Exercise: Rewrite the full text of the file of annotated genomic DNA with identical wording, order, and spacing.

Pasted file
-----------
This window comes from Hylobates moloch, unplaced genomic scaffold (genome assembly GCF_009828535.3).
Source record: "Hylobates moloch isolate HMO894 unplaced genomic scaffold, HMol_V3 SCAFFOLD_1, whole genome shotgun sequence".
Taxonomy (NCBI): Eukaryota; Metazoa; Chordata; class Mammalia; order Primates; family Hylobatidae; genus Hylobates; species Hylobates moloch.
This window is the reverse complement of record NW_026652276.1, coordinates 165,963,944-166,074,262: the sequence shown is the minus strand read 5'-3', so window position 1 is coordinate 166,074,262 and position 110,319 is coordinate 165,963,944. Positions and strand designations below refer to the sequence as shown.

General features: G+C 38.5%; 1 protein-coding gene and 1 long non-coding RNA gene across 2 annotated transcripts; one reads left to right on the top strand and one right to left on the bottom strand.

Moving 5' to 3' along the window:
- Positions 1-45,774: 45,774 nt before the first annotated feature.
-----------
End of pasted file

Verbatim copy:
This window comes from Hylobates moloch, unplaced genomic scaffold (genome assembly GCF_009828535.3).
Source record: "Hylobates moloch isolate HMO894 unplaced genomic scaffold, HMol_V3 SCAFFOLD_1, whole genome shotgun sequence".
Taxonomy (NCBI): Eukaryota; Metazoa; Chordata; class Mammalia; order Primates; family Hylobatidae; genus Hylobates; species Hylobates moloch.
This window is the reverse complement of record NW_026652276.1, coordinates 165,963,944-166,074,262: the sequence shown is the minus strand read 5'-3', so window position 1 is coordinate 166,074,262 and position 110,319 is coordinate 165,963,944. Positions and strand designations below refer to the sequence as shown.

General features: G+C 38.5%; 1 protein-coding gene and 1 long non-coding RNA gene across 2 annotated transcripts; one reads left to right on the top strand and one right to left on the bottom strand.

Moving 5' to 3' along the window:
- Positions 1-45,774: 45,774 nt before the first annotated feature.